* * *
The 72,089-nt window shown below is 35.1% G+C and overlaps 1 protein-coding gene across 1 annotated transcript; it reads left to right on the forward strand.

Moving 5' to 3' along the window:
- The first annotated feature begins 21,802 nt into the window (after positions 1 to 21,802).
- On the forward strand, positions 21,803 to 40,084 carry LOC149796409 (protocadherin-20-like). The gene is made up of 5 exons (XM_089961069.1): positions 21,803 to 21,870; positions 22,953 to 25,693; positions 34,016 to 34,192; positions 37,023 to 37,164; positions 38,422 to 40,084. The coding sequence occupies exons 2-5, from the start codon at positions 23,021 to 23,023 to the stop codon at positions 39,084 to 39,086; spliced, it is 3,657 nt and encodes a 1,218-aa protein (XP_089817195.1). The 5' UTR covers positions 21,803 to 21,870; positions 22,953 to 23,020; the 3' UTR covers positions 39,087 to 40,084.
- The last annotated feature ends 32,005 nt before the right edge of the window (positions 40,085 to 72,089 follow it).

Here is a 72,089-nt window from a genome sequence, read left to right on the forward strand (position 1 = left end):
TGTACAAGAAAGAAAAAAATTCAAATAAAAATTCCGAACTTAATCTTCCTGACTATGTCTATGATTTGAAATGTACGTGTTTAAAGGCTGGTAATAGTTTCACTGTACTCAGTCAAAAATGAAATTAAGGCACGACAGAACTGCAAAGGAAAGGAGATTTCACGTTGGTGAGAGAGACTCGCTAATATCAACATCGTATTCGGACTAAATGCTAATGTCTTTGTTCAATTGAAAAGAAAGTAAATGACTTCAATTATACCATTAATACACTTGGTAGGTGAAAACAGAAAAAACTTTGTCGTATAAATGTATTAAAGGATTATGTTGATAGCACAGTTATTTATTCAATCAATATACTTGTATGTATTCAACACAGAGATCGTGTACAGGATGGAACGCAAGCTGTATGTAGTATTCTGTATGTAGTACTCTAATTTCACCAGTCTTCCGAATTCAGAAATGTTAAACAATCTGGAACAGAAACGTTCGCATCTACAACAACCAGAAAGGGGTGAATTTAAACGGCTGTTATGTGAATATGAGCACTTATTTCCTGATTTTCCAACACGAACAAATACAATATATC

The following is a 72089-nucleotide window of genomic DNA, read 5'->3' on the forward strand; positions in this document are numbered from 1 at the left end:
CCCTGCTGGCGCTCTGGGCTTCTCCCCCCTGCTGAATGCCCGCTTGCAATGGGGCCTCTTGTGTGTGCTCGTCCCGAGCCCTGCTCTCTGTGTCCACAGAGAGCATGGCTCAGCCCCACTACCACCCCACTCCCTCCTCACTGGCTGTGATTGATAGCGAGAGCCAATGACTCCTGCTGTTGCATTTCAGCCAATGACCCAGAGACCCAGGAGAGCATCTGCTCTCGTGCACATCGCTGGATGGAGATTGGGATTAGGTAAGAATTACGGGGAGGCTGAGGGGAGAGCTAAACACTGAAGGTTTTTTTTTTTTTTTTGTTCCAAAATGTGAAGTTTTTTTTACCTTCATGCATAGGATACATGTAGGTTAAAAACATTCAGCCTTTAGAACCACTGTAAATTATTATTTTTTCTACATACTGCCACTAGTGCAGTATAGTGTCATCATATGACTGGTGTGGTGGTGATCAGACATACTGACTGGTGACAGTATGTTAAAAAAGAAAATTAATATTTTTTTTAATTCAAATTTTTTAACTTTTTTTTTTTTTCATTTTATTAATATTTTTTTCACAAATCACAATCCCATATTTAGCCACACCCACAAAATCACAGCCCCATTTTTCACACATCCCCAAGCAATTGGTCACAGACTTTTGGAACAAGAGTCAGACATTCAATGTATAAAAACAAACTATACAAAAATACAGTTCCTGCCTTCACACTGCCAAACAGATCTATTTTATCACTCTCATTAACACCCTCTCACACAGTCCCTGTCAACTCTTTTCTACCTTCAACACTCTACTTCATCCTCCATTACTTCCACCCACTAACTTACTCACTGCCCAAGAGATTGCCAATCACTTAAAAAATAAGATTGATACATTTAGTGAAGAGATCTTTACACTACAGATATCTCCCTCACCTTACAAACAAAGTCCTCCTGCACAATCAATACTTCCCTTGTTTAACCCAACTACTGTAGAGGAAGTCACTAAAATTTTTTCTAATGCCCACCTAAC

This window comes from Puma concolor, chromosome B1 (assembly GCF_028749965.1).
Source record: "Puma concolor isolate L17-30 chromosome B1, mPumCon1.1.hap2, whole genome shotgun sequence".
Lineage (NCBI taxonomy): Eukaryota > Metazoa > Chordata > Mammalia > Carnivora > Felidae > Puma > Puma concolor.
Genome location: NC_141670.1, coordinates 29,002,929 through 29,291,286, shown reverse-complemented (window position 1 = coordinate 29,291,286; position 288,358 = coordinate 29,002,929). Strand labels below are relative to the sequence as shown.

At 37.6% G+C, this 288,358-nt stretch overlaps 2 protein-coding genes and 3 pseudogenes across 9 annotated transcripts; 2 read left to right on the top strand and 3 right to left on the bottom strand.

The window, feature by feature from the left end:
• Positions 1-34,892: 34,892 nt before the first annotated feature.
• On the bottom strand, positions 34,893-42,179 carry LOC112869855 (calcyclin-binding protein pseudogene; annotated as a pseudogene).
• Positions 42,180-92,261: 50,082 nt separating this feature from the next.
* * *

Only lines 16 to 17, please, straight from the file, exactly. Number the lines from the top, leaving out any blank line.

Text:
• Positions 1-34,892: 34,892 nt before the first annotated feature.
• On the bottom strand, positions 34,893-42,179 carry LOC112869855 (calcyclin-binding protein pseudogene; annotated as a pseudogene).